|All hands on deck aboard the Alder on December 14, 2016, breaking ice on their deck as they moved across Lake Superior. All of this while US Coast Guard Sector Soo began Operation Taconite, their annual push to clear shipping channels of ice so lakers can get another 2 or 3 weeks before the season ends. For now, the Alder was assigned the western end of Lake Superior for their ice breaking operations. That seems logical but in others years, they were breaking ice in Lake Michigan and cutters like the Biscayne Bay came here to break up our ice. All pictures here courtesy of the Alder.|
|Alder approaches the Portage Lake Lift Bridge in Houghton, Mich., Dec. 16, 2016.|
|Alder breaks a path through the ice in the Keweenaw Waterway near Houghton, Michigan on Dec. 16, 2016.|
|The Duluth Shipping News has over 5,000 web pages in it and more than 5,000 pictures. Most pages are assigned a category; the list of categories can be seen in the left column. Ice is one of the categories and since there does not seem to be much ice around, I thought I would highlight all the pages through the years about ice. You can click on the category pull down and see all 93 (94 now with this page) pages with lots of ice on them or see the list by clicking here.|
|… of the St. Lawrence Seaway system. René Beauchamp took this photo of the Bluebill and Federal Leda on February 15, 2016 while they were anchored off Sorel-Tracy, about 50 miles from Montreal, on the St Lawrence River. Bluebill (left) has waited to go up the river to load grain at Elevator 4 in Montreal since January 23. Federal Leda (right) has a cargo of sugar and will eventually go to section 46 to unload. Her fleetmate Federal Sutton is there now. The Seaway is closed now, but will reopen on March 23. Thank you René for sharing the pictures and information with us at this end.|
from Petoskeynews.com (Petoskey is a town on the north east shore of Lake Michigan)
Posted: Monday, March 16, 2015 1:19 pm
Mark Johnson (989) firstname.lastname@example.org
NORTHERN MICHIGAN — It appears spring is finally here and with the end to another brutal winter comes the end of another year of extensive Great Lakes ice coverage.
According to George Leshkevich, physical scientist at the National Oceanic and Atmospheric Administration (NOAA) Great Lakes Environmental Research Laboratory, total Great Lakes ice coverage peaked Feb. 28 at approximately 88.7 percent combined among the five lakes.
Though some of the lakes — Erie, Huron and Superior — approached almost complete ice cover, the total of 88.7 percent fell short of the ice coverage mark set last year on March 6, and approximately 6 percent short of the record set in 1979 at 94.7 percent.
“The way things are going now, we are looking at an earlier breakup and an earlier ice-off date (compared to 2014),” Leshkevich said. “Last year was extreme.”
According to statistics compiled by the Great Lakes Environmental Research Laboratory, out of all of the Great Lakes, Lake Erie reached the highest ice coverage percent at 98.09 percent on Feb. 18.
Lake Ontario also experienced its peak ice coverage Feb. 18, when 82.6 percent of the lake was covered in ice.
Coming in at No. 2 for highest total ice coverage was Lake Huron, recording an ice coverage of 96.28 percent on March 6.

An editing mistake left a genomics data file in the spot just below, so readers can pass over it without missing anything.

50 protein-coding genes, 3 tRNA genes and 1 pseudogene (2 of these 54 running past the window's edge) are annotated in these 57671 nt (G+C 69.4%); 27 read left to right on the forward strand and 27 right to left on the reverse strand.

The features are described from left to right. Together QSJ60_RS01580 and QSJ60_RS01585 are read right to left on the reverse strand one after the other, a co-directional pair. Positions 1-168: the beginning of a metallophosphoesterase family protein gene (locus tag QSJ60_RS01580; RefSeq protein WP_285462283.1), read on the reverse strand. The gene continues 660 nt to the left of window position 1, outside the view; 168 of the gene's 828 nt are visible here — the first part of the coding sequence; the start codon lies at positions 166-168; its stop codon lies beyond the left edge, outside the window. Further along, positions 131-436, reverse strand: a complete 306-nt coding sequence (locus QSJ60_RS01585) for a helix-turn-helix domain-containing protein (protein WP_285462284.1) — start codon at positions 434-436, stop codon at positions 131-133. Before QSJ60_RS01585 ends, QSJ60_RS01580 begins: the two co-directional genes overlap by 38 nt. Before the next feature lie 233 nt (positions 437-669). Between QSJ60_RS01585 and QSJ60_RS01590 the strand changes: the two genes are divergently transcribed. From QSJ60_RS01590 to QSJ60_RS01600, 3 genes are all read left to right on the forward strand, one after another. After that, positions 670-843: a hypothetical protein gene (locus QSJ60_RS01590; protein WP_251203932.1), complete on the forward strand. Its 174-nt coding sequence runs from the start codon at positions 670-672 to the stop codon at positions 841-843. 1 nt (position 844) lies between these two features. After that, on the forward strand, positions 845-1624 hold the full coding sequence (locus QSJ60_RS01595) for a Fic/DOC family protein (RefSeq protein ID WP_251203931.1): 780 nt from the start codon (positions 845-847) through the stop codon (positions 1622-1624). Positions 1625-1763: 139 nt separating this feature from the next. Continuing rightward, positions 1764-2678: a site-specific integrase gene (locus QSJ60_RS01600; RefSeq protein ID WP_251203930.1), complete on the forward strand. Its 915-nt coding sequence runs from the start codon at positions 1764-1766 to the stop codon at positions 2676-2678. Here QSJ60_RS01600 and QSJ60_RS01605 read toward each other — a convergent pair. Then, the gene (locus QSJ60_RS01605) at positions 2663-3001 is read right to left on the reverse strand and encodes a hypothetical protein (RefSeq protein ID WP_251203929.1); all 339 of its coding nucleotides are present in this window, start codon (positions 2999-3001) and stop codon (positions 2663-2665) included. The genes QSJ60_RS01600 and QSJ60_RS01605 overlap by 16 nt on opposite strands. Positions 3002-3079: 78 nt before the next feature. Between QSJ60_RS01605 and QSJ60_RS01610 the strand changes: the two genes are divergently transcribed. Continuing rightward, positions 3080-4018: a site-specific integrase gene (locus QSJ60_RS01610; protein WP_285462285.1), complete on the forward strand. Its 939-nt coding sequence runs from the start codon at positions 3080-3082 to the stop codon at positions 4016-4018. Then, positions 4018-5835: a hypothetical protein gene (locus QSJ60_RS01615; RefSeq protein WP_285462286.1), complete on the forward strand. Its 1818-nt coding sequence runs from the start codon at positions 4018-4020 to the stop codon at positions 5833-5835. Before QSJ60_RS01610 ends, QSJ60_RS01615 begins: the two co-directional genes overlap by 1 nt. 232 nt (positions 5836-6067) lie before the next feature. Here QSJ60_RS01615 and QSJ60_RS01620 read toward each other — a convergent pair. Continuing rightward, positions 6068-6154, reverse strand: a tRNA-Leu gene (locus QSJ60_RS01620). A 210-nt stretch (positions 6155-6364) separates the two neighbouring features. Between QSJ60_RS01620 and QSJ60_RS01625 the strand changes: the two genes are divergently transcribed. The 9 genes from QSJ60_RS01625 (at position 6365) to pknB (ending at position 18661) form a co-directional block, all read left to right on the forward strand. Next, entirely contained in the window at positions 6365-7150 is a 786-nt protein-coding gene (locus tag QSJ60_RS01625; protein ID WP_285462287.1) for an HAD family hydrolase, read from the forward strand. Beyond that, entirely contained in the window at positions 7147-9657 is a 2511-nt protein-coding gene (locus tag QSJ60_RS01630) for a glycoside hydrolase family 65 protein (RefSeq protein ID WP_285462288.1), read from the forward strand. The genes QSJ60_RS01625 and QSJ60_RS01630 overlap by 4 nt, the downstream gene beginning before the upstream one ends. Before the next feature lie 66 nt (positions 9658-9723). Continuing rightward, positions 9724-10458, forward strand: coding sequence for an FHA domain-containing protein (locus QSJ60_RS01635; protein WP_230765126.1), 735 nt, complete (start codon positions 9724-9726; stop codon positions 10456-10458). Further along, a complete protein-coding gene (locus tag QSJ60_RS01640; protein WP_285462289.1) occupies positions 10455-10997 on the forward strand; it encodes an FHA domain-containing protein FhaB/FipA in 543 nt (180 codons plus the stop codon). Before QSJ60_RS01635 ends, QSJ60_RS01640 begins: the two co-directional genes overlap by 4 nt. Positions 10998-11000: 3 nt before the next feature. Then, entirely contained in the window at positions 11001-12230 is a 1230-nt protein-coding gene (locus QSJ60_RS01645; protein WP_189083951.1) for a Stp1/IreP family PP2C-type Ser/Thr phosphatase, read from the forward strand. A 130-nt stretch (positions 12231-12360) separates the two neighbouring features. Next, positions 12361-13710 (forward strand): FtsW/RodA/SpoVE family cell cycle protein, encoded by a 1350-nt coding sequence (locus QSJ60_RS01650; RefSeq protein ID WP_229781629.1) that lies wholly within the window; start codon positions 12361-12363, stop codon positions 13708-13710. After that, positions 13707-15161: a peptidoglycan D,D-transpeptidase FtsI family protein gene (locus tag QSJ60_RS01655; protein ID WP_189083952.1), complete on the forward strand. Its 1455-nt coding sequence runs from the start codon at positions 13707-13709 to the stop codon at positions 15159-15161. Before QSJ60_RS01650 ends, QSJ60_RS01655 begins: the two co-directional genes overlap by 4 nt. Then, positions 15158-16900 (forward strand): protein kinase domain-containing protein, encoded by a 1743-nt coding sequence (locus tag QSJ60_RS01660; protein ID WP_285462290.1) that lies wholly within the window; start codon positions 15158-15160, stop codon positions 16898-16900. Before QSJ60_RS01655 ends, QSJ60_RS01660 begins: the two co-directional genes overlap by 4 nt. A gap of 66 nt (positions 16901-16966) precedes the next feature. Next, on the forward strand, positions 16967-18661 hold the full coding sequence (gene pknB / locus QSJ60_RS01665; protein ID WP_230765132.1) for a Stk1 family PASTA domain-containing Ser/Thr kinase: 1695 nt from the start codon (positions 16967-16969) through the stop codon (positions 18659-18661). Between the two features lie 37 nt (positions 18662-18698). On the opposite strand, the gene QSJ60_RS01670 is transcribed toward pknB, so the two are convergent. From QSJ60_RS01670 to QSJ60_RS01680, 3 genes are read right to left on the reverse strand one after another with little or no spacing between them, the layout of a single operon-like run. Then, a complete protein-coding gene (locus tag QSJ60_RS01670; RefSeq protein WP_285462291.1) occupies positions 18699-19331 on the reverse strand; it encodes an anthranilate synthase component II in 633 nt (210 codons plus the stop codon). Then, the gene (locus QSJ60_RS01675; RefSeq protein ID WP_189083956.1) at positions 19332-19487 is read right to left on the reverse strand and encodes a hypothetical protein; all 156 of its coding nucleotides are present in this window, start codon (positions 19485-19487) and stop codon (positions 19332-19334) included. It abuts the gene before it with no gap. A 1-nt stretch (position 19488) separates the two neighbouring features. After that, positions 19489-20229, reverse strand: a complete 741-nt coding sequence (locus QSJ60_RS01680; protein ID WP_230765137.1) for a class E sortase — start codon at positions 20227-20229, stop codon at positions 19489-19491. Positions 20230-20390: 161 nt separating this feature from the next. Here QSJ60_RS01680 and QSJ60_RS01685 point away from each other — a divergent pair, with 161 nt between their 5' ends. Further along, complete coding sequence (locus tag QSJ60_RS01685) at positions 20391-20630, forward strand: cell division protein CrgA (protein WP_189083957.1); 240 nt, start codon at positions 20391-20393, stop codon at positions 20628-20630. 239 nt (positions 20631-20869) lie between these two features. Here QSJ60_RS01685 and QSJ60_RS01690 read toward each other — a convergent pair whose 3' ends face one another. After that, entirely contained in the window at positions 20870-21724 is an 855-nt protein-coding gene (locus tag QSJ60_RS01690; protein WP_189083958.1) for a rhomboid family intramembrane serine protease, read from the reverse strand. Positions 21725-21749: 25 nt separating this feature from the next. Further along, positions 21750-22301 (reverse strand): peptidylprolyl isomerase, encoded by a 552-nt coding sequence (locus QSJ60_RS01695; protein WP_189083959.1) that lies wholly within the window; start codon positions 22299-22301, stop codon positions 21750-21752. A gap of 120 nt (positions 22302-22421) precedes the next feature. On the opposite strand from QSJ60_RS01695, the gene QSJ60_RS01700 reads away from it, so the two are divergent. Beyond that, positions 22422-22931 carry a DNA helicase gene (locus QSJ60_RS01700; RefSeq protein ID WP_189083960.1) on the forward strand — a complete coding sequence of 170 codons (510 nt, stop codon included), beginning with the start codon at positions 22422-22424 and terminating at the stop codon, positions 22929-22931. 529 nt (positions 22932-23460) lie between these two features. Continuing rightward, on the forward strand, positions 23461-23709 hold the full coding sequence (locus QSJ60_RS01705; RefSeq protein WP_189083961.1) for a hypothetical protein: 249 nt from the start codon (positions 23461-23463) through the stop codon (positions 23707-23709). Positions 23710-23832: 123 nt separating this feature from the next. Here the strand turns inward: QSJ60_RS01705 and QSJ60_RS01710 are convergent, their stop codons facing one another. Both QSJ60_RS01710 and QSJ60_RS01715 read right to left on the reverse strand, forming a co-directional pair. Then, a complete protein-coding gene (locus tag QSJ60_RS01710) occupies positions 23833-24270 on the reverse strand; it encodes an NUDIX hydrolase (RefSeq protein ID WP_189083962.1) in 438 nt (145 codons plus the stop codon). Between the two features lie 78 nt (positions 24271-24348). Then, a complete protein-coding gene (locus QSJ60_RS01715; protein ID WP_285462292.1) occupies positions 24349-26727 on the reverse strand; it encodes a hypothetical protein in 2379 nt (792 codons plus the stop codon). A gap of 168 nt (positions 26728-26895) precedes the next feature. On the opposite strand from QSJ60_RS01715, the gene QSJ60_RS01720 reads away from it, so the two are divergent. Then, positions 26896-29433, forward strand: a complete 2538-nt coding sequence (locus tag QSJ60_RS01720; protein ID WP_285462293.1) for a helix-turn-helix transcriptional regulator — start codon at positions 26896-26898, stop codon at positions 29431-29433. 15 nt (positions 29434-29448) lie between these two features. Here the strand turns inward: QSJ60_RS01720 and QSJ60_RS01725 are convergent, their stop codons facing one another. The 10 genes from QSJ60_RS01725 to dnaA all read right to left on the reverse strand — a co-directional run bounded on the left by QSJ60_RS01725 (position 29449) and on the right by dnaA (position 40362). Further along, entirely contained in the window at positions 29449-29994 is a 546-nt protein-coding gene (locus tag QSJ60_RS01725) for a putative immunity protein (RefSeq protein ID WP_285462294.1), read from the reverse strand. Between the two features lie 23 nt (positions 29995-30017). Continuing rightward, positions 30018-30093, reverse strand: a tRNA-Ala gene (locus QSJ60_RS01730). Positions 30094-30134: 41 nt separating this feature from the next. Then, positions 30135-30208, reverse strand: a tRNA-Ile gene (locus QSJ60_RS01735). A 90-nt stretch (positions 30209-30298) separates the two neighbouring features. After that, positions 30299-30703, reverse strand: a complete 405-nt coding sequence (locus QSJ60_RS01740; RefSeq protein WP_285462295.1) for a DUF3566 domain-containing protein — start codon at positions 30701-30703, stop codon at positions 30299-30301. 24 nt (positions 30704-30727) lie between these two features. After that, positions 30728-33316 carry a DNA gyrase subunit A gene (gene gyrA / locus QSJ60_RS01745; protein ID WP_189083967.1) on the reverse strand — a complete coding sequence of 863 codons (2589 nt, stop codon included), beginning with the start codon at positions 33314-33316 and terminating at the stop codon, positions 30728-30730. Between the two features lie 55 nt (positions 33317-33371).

Lakes Superior and Michigan both reached their maximum ice coverage Feb. 28, with Lake Michigan recording 72.8 percent ice coverage and Lake Superior 95.5 percent.
Since reaching those numbers, warmer temperatures and larger amounts of sunlight among other factors have began to break up the large quantities of ice.
“It is going down now,” Leshkevich said in regard to the melting ice. “Even if we get another cold snap, it would have to be really cold for really long to turn things around.”
Leshkevich said the ice coverage patterns this year are about normal, as the lower Great Lakes — Erie and Ontario — typically reach maximum ice coverage between the middle and end of February, while the upper Great Lakes — Michigan, Superior and Huron — usually reach peak ice coverage sometime during the first half of March.
Unless there is another cold spell, the ice cover should continue to melt as spring approaches, unlike 2014 when Leshkevich said some amount of ice cover remained on Lake Superior until June 6.
But with the unpredictable Michigan weather patterns, Leshkevich said anything is possible.
“Things could still turn around,” he said. “Cold weather could prolong (the ice cover).”
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|Sometimes in the winter, the hardest thing for a boat to do is make a dock; even if the course thru the ice is not much of a problem. A 1,000 footer weighs a lot and can brush aside a lot of loose ice as it goes thru the harbor. Moving all 1,013 feet up against a dock is another story. Loose ice, easy to go thru in open water, compresses as the vessel moves closer to the dock; a tug is often needed to not only break up the ice but also flush the ice away from the dock, leaving room for the boat to move up against the dock and tie up. If the ice is not cleared, the vessel does not make the dock. Here, after coming under the Lift Bridge and moving up the harbor, the Paul R. Tregurtha points her bow to the dock, allowing a deck hand to drop down to the dock to secure the bow. The rest of the boat slowly closes toward the dock, carefully, and often with the help of a tug, pushing the loose ice out of the way. You can see the tug at the far right, moving out of the way after breaking up the ice. That was at 1 pm on Sunday, January 11, 2015. After taking on fuel at Calumet, she then moved over to Midwest Energy to load her last cargo of coal of the season. She left at 4:56 the next morning with 66,000 tons of coal for Detroit Edison. Another trip here was planned but has apparently been canceled, making this her last and 41st visit this season. Last year, without a late start due to ice, the Tregurtha was here 49 times.|